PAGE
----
.frame(height: gradationHeigh)
            .background {
                GeometryReader { geometry in
                    Path { path in
                        Task.detached {
                            await updateViewSize(geometry.size)
                        }
                    }
                }
            }
            .onTapGesture { point in
                channel.currentValue = point.x / gradation.viewSize.width
                channel.clearFieldText()
            }
            
            PickerIndicator()
                .frame(width: indicatorSize, height: indicatorSize)
                .offset(x: indicatorX)
        }
    }
    
    @MainActor
    func updateViewSize(_ size: CGSize) async {
        if size != gradation.viewSize {
            gradation.viewSize = size
        }
    }
}

struct PickerGradationView_Previews: PreviewProvider {
    static var previews: some View {
        PickerGradationView(channel: ColorPickerChannelModel(channelName: "Red"), gradation: .red)
            .padding()
    }
}


Preview of the PickerGradationView
Preview of the PickerGradationView

Views for each channel

The color picker in the RGB color model has different values and display colors for each channel, but the structure of the view is the same. The ColorPicker view created labels for all channels in the previous implementation. This makes the code confusing so we will cut it to a view created for each channel.

This structure also presented problems and had to be changed later in the series.

Implement the ColorPickerSubView

Create the following views for each channel.

  • PickerGradationView
  • Label for channel name
  • Text field for editing the current value

The code would look something like this.

import SwiftUI

struct ColorPickerSubView: View {
    @ObservedObject var channel: ColorPickerChannelModel
    @ObservedObject var gradation: ColorPickerGradationModel
    
    var body: some View {
        VStack {
            HStack {
                Text("\(channel.channelName): ")
                    .font(.title)
                TextField("", text: channel.fieldText)
                    .textFieldStyle(.roundedBorder)
            }
            PickerGradationView(channel: channel, gradation: gradation)
        }
    }
}

struct ColorPickerSubView_Previews: PreviewProvider {
    static var previews: some View {
        ColorPickerSubView(channel: ColorPickerChannelModel(channelName: "Red"), gradation: .red)
            .padding()
    }
}
Preview of the ColorPickerSubView
Preview of the ColorPickerSubView

Color Picker for the RGB color model

We have implemented the views and the necessary models for each channel. The view and model implemented so far are combined to create a color picker for an RGB color model with three channels.

The previously implemented ColorPickerChannelValue.swift file is no longer needed and will be deleted.

The code for ColorPicker.swift will also change significantly; it will be implemented using PickerGradationView, ColorPickerChannelModel, and ColorPickerGradationModel.

The code now looks like this.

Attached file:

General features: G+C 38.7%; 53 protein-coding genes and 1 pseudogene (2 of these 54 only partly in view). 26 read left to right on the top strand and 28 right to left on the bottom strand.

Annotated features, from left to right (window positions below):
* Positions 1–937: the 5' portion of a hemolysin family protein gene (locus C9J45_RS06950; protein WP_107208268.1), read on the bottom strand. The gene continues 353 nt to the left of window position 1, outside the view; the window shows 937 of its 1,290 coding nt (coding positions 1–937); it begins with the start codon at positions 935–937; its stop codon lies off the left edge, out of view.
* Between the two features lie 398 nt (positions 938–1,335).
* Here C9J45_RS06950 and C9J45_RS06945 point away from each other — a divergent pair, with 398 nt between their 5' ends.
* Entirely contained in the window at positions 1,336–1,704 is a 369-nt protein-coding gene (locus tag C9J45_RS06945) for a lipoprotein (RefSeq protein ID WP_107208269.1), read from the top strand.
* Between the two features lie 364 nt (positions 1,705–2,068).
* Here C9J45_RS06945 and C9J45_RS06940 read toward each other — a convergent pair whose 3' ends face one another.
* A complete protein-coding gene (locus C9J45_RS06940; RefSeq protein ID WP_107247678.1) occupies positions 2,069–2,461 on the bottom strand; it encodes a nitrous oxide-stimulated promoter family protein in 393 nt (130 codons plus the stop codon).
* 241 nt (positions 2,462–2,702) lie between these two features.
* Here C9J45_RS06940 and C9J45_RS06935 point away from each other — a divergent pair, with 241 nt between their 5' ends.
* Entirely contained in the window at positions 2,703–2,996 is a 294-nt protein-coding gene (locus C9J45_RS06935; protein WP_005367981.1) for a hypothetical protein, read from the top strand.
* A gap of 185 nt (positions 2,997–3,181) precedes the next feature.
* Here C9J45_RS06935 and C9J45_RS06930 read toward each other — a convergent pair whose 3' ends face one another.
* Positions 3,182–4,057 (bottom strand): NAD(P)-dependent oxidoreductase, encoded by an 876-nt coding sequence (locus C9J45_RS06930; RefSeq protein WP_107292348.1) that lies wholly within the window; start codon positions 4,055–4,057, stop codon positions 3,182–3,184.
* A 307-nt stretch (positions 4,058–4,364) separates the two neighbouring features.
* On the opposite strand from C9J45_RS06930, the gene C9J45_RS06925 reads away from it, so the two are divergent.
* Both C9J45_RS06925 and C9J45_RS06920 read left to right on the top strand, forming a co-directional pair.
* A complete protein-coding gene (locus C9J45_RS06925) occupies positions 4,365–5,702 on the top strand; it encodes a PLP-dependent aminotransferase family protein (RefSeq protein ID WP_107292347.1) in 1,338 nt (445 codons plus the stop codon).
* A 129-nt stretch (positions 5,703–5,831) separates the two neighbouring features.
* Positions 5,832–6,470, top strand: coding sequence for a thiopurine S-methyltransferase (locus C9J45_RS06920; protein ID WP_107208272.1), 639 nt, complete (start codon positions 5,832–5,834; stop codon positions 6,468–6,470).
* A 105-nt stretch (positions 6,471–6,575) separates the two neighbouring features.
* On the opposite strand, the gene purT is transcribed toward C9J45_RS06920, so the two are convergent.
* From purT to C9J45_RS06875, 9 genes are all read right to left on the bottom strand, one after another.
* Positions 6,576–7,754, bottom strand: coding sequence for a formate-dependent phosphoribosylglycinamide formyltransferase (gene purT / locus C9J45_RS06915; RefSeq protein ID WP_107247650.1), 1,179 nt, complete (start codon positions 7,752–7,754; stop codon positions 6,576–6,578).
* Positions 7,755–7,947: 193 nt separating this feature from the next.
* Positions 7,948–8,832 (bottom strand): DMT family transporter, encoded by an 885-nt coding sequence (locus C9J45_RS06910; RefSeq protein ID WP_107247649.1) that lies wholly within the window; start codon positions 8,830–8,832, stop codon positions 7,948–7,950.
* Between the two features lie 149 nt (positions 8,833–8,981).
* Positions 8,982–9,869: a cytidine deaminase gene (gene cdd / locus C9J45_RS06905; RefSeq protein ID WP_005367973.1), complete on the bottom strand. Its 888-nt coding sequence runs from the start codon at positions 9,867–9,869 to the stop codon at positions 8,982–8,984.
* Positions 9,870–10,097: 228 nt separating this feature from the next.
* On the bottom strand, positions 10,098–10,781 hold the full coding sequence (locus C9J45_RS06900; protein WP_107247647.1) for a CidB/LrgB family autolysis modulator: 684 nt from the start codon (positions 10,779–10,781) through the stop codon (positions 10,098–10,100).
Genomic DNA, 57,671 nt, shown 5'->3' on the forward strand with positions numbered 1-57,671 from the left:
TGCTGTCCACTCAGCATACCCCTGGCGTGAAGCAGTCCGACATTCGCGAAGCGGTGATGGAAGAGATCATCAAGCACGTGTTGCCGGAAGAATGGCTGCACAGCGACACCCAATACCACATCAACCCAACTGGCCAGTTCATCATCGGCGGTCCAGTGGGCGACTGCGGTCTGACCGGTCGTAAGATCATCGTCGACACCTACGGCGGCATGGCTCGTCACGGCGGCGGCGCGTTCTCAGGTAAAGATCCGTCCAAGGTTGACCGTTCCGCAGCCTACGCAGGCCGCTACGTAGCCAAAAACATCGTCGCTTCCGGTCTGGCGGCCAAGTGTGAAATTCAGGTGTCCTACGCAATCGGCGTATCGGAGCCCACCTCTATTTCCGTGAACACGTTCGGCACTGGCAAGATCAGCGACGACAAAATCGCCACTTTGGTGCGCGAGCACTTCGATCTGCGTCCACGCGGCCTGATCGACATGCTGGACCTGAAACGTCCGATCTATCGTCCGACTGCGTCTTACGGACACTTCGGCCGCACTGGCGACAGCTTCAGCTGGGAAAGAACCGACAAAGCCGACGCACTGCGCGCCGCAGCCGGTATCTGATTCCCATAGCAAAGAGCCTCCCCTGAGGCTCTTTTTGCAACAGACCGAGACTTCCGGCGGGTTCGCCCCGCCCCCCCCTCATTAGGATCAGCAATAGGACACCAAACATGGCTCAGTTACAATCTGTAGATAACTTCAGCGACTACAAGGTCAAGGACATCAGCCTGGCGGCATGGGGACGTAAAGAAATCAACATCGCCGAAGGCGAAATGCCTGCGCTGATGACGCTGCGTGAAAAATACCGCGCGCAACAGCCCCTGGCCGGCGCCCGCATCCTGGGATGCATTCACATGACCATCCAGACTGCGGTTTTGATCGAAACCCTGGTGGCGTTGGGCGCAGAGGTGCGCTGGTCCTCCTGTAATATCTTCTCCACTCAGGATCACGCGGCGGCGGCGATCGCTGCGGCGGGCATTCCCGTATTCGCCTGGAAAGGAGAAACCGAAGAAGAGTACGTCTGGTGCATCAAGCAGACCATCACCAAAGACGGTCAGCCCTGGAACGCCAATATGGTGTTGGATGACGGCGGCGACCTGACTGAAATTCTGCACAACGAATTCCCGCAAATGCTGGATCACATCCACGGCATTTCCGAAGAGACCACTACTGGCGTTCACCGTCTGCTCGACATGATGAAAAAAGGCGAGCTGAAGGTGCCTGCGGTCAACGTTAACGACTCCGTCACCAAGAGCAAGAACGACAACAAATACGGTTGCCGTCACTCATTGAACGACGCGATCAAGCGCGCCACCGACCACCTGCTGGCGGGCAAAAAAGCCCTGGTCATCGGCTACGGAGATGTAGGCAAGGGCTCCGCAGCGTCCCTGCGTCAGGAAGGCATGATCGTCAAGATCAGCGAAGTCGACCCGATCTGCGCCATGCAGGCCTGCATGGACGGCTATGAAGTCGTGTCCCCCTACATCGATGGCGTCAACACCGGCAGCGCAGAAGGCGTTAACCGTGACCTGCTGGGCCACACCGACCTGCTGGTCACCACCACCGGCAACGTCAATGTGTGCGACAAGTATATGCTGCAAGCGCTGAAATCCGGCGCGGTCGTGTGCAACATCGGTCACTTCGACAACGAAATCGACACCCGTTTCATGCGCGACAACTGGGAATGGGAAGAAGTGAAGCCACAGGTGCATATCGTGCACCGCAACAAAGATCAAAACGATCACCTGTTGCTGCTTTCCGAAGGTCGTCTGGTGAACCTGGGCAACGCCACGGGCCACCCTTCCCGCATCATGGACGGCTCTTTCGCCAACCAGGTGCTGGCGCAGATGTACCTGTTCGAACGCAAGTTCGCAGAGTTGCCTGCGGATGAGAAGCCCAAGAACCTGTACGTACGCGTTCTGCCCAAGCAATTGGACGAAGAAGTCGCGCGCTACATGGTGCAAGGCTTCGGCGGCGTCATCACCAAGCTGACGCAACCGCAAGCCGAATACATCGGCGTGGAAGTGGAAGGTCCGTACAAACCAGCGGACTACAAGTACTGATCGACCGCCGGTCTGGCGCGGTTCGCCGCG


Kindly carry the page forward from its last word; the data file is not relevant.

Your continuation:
import SwiftUI

struct ColorPicker: View {
    @StateObject var redChannel: ColorPickerChannelModel = ColorPickerChannelModel(channelName: "Red")
    @StateObject var redGradation: ColorPickerGradationModel = .red
    
    @StateObject var greenChannel: ColorPickerChannelModel = ColorPickerChannelModel(channelName: "Green")
    @StateObject var greenGradation: ColorPickerGradationModel = .green
    
    @StateObject var blueChannel: ColorPickerChannelModel = ColorPickerChannelModel(channelName: "Blue")
    @StateObject var blueGradation: ColorPickerGradationModel = .blue
    
    var body: some View {
        VStack {
            ColorPickerSubView(channel: redChannel, gradation: redGradation)
            ColorPickerSubView(channel: greenChannel, gradation: greenGradation)
            ColorPickerSubView(channel: blueChannel, gradation: blueGradation)
        }
        .padding()
    }
}

struct ColorPicker_Previews: PreviewProvider {
    static var previews: some View {
        ColorPicker()
            .previewInterfaceOrientation(.portrait)
    }
}
Preview of the ColorPicker
Preview of the ColorPicker

Conclusion

The code had a lot of nests with very poor visibility because everything was pushed into the ColorPicker, but after this reorganization, the code was divided into models and views. As a result, the nests have become shallower, making the code easier to read.

What is the best architecture to adopt for SwiftUI is often a topic of discussion on the Internet, and MVVM or TCA is often discussed for SwiftUI. After organizing this article, the code is based on MVVM, with the VM (View Model) removed. At this scale, View and Model are sufficient.

However, some say that ObservableObject is the View Model itself, and if you look at it that way, you could say that it has become MVVM.

Regardless, having a well-structured and readable code is more important than adhering to a specific architectural pattern.

Download the code

Click here to download the code created for this article.

著書紹介

Authored Books

よかったらシェアしてね!
  • URLをコピーしました!
  • URLをコピーしました!

この記事を書いた人

Akira Hayashi (林 晃)のアバター Akira Hayashi (林 晃) Representative(代表), Software Engineer(ソフトウェアエンジニア)

アールケー開発代表。Appleプラットフォーム向けの開発を専門としているソフトウェアエンジニア。ソフトウェアの受託開発、技術書執筆、技術指導・セミナー講師。note, Medium, LinkedIn
-
Representative of RK Kaihatsu. Software Engineer Specializing in Development for the Apple Platform. Specializing in contract software development, technical writing, and serving as a tech workshop lecturer. note, Medium, LinkedIn

目次